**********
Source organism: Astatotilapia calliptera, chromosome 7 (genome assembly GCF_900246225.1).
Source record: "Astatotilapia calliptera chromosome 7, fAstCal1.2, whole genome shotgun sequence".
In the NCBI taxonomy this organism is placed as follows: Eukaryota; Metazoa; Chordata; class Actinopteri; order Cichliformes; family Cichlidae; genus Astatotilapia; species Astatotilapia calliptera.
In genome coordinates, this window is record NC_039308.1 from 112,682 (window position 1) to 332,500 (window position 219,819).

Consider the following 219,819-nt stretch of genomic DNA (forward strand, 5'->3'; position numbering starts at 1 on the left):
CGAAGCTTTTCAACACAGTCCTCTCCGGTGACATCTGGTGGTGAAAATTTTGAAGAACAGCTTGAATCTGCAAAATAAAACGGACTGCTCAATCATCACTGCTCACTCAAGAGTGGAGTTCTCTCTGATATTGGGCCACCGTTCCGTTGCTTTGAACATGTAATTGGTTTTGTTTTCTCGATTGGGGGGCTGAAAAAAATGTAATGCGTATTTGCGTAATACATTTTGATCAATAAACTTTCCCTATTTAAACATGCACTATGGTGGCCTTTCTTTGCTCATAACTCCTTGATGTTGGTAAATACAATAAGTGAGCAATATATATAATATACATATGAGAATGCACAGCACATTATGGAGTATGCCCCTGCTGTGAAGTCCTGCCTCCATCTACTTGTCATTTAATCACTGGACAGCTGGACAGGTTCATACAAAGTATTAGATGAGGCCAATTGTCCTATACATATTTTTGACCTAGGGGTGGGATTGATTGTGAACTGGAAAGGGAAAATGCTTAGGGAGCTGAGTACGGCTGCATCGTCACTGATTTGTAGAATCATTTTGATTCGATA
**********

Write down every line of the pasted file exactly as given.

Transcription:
Source organism: Astatotilapia calliptera, chromosome 7 (genome assembly GCF_900246225.1).
Source record: "Astatotilapia calliptera chromosome 7, fAstCal1.2, whole genome shotgun sequence".
In the NCBI taxonomy this organism is placed as follows: Eukaryota; Metazoa; Chordata; class Actinopteri; order Cichliformes; family Cichlidae; genus Astatotilapia; species Astatotilapia calliptera.
In genome coordinates, this window is record NC_039308.1 from 112,682 (window position 1) to 332,500 (window position 219,819).

Consider the following 219,819-nt stretch of genomic DNA (forward strand, 5'->3'; position numbering starts at 1 on the left):
CGAAGCTTTTCAACACAGTCCTCTCCGGTGACATCTGGTGGTGAAAATTTTGAAGAACAGCTTGAATCTGCAAAATAAAACGGACTGCTCAATCATCACTGCTCACTCAAGAGTGGAGTTCTCTCTGATATTGGGCCACCGTTCCGTTGCTTTGAACATGTAATTGGTTTTGTTTTCTCGATTGGGGGGCTGAAAAAAATGTAATGCGTATTTGCGTAATACATTTTGATCAATAAACTTTCCCTATTTAAACATGCACTATGGTGGCCTTTCTTTGCTCATAACTCCTTGATGTTGGTAAATACAATAAGTGAGCAATATATATAATATACATATGAGAATGCACAGCACATTATGGAGTATGCCCCTGCTGTGAAGTCCTGCCTCCATCTACTTGTCATTTAATCACTGGACAGCTGGACAGGTTCATACAAAGTATTAGATGAGGCCAATTGTCCTATACATATTTTTGACCTAGGGGTGGGATTGATTGTGAACTGGAAAGGGAAAATGCTTAGGGAGCTGAGTACGGCTGCATCGTCACTGATTTGTAGAATCATTTTGATTCGATA